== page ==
Meg White is the former managing editor of REALTOR® Magazine.
You have many opportunities to score one for the planet before meeting prospective sellers, regardless of whether you’re actively marketing yourself as an environmentally friendly practitioner.
When he puts together a listing presentation for sellers, Joe Schutt, ABR, CRS, Green, broker/co-owner of Unit Realty Group in Boston, makes sure it’s available in several different formats. That way, agents can show sellers how it looks on a wide variety of mobile tools; the only format he won’t consider is paper. When the presentation is finished, agents can send it to the clients for their own review.
“We can actually just email that over to them,” Schutt says. “That way we don’t leave behind this big ream of paper.”
After they get the listing, Schutt’s group carries the pledge to cut down on paper waste through the marketing process.
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“I used to work at a company that would have three- or four-page show sheets,” Schutt says. “We were happy to get it down to just one sheet of paper … but we really would like to go down to just a small postcard.”
Schutt says that any information they can’t fit on the piece of paper they use at showings goes on the single property website they build for each listing, alongside any video or virtual tours they may produce.
Showing a property in the best light can be an occasion to spend money and resources, but it doesn’t have to be. One way to cut down on waste in the staging process is to source reusable items. Antique shops and thrift stores can be a great resource for design inspiration; a collection of colored glass bottles or a cluster of air plants nestled in a pretty little dish can bring a whole new life to a room for a couple of dollars.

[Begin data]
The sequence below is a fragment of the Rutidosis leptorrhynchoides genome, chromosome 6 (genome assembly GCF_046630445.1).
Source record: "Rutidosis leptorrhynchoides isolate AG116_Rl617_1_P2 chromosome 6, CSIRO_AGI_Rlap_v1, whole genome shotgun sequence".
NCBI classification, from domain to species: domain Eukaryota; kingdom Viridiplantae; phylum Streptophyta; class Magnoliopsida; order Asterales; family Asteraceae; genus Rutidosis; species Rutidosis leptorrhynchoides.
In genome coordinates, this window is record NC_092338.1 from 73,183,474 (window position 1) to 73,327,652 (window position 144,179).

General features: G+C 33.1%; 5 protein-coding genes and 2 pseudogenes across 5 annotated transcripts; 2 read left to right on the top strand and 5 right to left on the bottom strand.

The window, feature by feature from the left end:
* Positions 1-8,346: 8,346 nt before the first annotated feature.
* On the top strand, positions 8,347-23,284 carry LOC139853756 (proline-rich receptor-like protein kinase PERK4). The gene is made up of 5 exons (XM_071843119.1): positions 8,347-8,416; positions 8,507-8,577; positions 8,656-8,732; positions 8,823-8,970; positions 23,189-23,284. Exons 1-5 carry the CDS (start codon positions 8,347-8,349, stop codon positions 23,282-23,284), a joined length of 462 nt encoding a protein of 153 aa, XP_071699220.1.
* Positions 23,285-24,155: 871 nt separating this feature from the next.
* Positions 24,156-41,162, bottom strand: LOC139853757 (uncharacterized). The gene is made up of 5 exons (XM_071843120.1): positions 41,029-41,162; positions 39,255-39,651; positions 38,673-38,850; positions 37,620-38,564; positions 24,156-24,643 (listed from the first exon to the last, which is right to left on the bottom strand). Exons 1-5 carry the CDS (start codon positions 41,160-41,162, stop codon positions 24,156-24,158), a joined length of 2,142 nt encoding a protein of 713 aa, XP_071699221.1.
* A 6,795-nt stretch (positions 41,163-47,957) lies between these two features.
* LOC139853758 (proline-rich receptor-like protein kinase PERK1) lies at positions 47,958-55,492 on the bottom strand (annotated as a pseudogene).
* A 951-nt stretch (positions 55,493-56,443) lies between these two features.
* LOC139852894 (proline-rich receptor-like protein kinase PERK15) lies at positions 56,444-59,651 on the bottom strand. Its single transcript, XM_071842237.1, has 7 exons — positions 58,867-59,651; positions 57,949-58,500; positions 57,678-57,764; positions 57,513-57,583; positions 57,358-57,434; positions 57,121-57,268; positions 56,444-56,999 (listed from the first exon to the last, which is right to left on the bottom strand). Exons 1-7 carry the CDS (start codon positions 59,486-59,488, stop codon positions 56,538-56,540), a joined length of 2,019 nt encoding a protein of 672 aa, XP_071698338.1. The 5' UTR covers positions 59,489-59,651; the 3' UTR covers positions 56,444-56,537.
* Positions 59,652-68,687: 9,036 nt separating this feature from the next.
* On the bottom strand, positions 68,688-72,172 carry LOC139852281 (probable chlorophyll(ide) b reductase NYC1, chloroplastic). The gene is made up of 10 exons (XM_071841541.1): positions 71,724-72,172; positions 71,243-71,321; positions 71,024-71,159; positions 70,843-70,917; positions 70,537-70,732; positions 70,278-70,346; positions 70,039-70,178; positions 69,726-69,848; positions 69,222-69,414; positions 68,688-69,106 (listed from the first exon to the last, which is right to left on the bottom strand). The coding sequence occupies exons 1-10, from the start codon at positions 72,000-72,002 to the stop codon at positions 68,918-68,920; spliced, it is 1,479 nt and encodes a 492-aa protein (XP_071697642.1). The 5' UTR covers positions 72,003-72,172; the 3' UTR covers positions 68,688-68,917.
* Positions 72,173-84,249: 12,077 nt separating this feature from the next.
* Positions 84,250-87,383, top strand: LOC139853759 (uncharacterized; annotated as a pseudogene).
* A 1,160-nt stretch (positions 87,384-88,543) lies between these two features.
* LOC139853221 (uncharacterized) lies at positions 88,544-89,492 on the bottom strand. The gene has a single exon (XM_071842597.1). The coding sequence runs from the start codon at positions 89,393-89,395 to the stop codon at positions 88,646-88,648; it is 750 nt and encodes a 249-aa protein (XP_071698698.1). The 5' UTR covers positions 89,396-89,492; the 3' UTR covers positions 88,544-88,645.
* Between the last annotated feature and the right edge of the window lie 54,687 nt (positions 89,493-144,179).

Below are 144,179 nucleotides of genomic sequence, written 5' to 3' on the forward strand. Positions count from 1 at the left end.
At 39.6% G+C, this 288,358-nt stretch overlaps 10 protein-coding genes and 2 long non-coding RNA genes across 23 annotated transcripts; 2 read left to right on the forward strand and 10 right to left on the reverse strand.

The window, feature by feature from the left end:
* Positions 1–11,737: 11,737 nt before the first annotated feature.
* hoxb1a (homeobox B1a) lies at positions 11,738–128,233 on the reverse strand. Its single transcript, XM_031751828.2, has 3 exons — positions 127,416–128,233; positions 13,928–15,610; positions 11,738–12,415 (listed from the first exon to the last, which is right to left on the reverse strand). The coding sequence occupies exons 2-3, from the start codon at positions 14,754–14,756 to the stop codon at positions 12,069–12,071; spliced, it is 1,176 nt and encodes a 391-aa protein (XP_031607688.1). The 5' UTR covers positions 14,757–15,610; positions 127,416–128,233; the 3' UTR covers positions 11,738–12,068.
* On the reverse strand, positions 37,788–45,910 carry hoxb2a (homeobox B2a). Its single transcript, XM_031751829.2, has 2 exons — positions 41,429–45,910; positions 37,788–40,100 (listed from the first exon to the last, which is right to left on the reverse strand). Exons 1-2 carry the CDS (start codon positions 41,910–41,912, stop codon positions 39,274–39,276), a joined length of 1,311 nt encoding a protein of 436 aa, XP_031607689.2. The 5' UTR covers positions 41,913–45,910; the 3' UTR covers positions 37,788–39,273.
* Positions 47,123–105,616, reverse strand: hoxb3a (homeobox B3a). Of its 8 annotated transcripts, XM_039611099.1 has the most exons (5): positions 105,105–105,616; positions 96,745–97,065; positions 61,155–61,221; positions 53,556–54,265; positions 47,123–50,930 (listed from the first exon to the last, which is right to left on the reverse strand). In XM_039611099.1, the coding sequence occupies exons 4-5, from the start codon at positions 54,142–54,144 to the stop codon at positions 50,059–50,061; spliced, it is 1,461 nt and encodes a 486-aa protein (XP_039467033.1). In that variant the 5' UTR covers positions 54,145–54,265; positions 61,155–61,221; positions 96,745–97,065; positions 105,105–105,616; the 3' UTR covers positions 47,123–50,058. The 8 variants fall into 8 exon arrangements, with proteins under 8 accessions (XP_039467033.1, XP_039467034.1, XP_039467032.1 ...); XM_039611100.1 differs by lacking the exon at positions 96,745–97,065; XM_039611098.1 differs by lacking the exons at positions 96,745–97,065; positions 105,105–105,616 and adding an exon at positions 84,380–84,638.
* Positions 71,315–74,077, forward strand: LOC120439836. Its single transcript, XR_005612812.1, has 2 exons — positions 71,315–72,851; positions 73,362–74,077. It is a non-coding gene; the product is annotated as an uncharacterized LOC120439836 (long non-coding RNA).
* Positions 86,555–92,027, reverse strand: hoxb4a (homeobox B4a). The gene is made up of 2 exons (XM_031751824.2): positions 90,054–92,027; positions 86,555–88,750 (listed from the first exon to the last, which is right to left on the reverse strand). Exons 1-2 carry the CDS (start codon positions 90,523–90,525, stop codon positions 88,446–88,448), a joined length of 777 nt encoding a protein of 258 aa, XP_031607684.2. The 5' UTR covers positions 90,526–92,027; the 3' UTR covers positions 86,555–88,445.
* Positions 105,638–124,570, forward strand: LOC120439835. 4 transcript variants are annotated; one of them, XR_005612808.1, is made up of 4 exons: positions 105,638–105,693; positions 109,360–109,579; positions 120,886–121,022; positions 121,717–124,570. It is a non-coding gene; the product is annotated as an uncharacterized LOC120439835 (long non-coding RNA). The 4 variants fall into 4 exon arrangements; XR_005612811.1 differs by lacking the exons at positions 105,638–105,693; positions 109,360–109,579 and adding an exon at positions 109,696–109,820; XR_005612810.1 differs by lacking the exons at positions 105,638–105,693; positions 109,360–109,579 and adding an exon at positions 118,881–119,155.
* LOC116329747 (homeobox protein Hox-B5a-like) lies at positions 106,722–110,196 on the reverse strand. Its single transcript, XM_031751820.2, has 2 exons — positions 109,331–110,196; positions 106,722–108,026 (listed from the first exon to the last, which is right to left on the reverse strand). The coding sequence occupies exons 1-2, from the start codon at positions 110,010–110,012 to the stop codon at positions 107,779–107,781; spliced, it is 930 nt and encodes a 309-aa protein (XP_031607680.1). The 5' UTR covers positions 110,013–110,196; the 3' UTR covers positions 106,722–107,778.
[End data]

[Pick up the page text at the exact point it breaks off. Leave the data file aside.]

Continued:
If you’re feeling crafty, head to the closet for inspiration. You can make cozy, reusable cover-ups for less-than-perfect furniture out of old sweaters you’re not wearing anymore. Just cut the arms and collar off and hem the sides of the squared-off front and back panels. Drape them over cat-clawed sofa tops or stained chair seats for a sweet, rustic look.
If indoor air quality is a concern, consider adding these house plants, identified by NASA as able to filter volatile organic compounds (VOCs) out of the air, to your staging arsenal:
Green building is an art in itself, and you should always consult the experts when it comes to the best way to build, sell, or buy a green home. Or better yet, become an expert yourself by earning NAR’s Green certification.
Mel Harris, ABR, GRI, Green, owner of Elements Realty Group LLC and commercial practitioner with Keller Williams in Fort Worth, Texas, was in one of the first Green classes back in 2008. He says the designation helps his business, but in the end, “it’s not a habit; it’s a lifestyle.”
“NAR is bringing something to the table that is going to give us a boost,” Harris says. “It opens the door up to the consumer, [but] for us it’s about living it and practicing it on a daily basis.”
There are a few ways to highlight and quantify the benefits of a green home that anyone can take on. Be sure to always point out Energy Star appliances when they’re staying with the property. And make sure you know whether it’s merely products within a property that are Energy Star rated, or if the entire property (residential or commercial) has earned the Energy Star label.
Getting a home LEED certified is an involved process that is more likely to be filed under a builder’s bailiwick. But if you’re interested in a predicted LEED score, you can create a project on their “LEED for Homes” site. This isn’t the same thing as certification by any means, but it can help quantify the effort that has gone into making a structure environmentally friendly.